Retinal cells thoughts to be the same are not: study

July 25, 2011

The old adage "Looks can be deceiving" certainly rings true when it comes to people. But it is also accurate when describing special light-sensing cells in the eye, according to a Johns Hopkins University biologist.

In a study recently published in Nature, a team led by Samer Hattar of the Department of Biology at the Krieger School of Arts and Sciences and Tudor Badea at the National Eye Institute found that these , which were thought to be identical and responsible for both setting the body's circadian rhythm and the pupil's reaction to light and darkness, are actually two different cells, each responsible for one of those tasks.

"In biology, as in life, you can't always trust what you see," said Hattar. "You have to delve deep to find out what's really going on. This study has shown that two structurally similar neurons are actually quite different and distinct, communicate with different regions of the brain and influence different visual functions."

The findings are significant, Hattar said, because doctors sometimes use pupillary light reflex (the pupil's response to light and darkness) as a way of diagnosing patients who may have , and those clinicians now must recognize that the cells controlling pupillary response and those controlling the sleep-wake cycle are different.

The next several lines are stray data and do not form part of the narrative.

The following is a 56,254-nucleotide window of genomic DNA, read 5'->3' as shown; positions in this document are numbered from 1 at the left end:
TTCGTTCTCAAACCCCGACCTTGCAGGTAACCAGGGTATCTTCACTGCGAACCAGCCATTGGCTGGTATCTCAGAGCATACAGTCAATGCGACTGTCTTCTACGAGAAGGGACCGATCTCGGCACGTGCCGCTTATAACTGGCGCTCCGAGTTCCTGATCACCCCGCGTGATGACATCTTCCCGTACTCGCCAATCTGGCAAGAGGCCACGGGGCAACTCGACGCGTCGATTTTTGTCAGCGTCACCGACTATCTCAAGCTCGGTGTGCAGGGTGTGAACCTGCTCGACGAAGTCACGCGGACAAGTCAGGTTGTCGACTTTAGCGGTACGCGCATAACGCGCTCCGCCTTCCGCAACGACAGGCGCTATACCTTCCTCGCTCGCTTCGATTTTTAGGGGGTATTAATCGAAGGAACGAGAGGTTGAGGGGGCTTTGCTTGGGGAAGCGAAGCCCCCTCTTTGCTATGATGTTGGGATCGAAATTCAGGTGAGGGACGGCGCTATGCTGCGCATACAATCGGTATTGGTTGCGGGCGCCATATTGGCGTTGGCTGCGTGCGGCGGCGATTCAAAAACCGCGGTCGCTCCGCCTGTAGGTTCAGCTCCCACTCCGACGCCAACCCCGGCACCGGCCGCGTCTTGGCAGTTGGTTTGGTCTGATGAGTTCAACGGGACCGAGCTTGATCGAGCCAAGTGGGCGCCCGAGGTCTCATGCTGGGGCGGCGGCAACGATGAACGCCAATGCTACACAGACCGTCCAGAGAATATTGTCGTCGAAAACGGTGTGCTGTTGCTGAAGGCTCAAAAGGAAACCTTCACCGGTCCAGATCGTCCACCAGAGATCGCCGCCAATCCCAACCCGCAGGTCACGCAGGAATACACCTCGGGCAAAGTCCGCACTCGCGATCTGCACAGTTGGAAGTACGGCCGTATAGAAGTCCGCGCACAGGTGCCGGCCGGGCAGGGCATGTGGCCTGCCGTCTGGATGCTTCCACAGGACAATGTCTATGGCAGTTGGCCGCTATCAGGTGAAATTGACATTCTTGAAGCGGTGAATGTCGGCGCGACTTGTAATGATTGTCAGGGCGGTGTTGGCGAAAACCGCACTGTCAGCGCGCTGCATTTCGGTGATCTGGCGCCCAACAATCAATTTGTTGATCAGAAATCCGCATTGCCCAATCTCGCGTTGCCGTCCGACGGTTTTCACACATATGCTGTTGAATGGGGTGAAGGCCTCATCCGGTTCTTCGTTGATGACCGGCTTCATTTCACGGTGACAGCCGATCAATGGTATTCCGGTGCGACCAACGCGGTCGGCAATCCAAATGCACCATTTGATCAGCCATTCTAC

"Although the diagnosis may still be valid most of the time, it is important to remember that disrupted pupillary light response with normal sleep or the opposite is possible, and caution should be exercised if clinicians only use pupillary light reflex for diagnosis purposes for deficits in non-image forming visual functions," explained Shih-Kuo (Alen) Chen, a post-doctoral fellow in the Department of Biology and co-author of the Nature article.

Hattar's research focuses on these special light-sensitive cells and how they regulate the physiology and behavior of mammals.

"In human beings, light has an impact on many of our , including sleep and mood," he explains. "We are interested in the cellular, molecular and behavioral pathways by which light has an impact on us, independent of how and what we literally 'see' with our eyes. This includes setting our internal, biological clock to the day and night and constricting our pupils to control the amount of light coming through to our retinas."

In a previous study, Hattar's team revealed that these cells -- called "intrinsically photosensitive Retinal Ganglion Cells" -- also play a role in image formation. Formerly, it was thought that the ipRGCs' role was limited to sleep-wake cycles and pupillary responses.

More information: www.nature.com/nature/journal/vaop/ncurrent/full/nature10206.html

Related Stories

Recommended for you

Crystal clear images uncover secrets of hormone receptors

July 31, 2015

Many hormones and neurotransmitters work by binding to receptors on a cell's exterior surface. This activates receptors causing them to twist, turn and spark chemical reactions inside cells. NIH scientists used atomic level ...

A cheaper, high-performance prosthetic knee

July 30, 2015

In the last two decades, prosthetic limb technology has grown by leaps and bounds. Today, the most advanced prostheses incorporate microprocessors that work with onboard gyroscopes, accelerometers, and hydraulics to enable ...

Flow means 'go' for proper lymph system development

July 27, 2015

The lymphatic system provides a slow flow of fluid from our organs and tissues into the bloodstream. It returns fluid and proteins that leak from blood vessels, provides passage for immune and inflammatory cells from the ...

0 comments

Please sign in to add a comment. Registration is free, and takes less than a minute. Read more

Click here to reset your password.
Sign in to get notified via email when new comments are made.